The Davis-Stirling Act is a body of laws in California that went into effect in 1986. They address all of the unique issues faced by homeowners associations (HOAs), including the use of covenants, conditions and restrictions (CC&Rs).
Are your HOA’s CC&Rs acceptable or unreasonable? Whether you’re a homeowner who has a complaint or in charge of managing an HOA, it’s important to understand what does and does not make a rule unreasonable.
What makes a CC&R valid?
In essence, an HOAs covenants, conditions and restrictions in their recorded declaration are presumed to be valid and enforceable, unless they are shown to be unreasonable in reference not just to a specific homeowner who complains but to the common interests of the development as a whole.
To show that a CC&R is unenforceable, someone must demonstrate:
- The rule is arbitrary or capricious in nature, not a policy made by sound decisions and with full regard of the possible circumstances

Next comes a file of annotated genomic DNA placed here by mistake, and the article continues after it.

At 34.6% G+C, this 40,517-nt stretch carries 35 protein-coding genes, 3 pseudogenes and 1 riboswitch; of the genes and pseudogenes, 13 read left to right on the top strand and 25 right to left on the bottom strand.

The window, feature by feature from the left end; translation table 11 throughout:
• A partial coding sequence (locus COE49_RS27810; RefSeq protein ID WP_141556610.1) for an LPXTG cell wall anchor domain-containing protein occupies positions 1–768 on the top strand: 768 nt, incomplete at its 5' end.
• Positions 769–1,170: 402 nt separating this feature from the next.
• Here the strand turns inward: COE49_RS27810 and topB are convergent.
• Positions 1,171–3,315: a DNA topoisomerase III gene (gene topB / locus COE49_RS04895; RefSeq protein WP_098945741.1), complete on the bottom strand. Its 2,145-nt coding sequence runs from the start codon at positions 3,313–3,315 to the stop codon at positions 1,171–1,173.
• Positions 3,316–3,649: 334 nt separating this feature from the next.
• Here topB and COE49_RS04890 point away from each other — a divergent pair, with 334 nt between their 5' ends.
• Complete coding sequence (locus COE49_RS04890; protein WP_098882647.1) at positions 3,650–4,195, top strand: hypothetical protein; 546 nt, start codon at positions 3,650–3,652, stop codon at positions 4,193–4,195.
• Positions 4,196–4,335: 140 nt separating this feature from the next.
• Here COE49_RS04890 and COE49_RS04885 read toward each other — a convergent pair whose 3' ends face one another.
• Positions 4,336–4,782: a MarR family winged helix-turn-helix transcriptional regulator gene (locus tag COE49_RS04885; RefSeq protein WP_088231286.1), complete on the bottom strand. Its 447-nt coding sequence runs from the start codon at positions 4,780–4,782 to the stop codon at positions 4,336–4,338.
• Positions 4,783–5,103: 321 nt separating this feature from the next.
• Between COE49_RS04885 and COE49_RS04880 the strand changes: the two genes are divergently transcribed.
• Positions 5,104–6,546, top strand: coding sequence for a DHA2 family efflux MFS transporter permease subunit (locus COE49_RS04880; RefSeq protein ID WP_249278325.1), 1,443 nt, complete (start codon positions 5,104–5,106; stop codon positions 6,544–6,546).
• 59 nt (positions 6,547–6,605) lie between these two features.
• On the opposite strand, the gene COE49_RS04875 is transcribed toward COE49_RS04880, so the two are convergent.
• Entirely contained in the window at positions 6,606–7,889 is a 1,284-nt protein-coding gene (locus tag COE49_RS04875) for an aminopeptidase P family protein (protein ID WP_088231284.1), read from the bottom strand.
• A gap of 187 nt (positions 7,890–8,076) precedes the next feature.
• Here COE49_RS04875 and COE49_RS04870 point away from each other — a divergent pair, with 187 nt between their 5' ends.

- It violates a fundamental public policy in some way (such as forbidding indoor pets that couldn’t possibly have any bearing on other homeowners’ use or enjoyment of their property)
- It imposes a significant burden on the individual property owner that seriously outweighs the benefits the restriction might give to all other residents in the development.
Challenges to an HOAs covenants, conditions and restrictions can be difficult to navigate, precisely because every situation relies on the unique circumstances involved between the HOA and the complaining homeowner.
Whichever side you are on, it’s wise to seek experienced counsel right away. Please continue reviewing our website to learn more about your options and our services.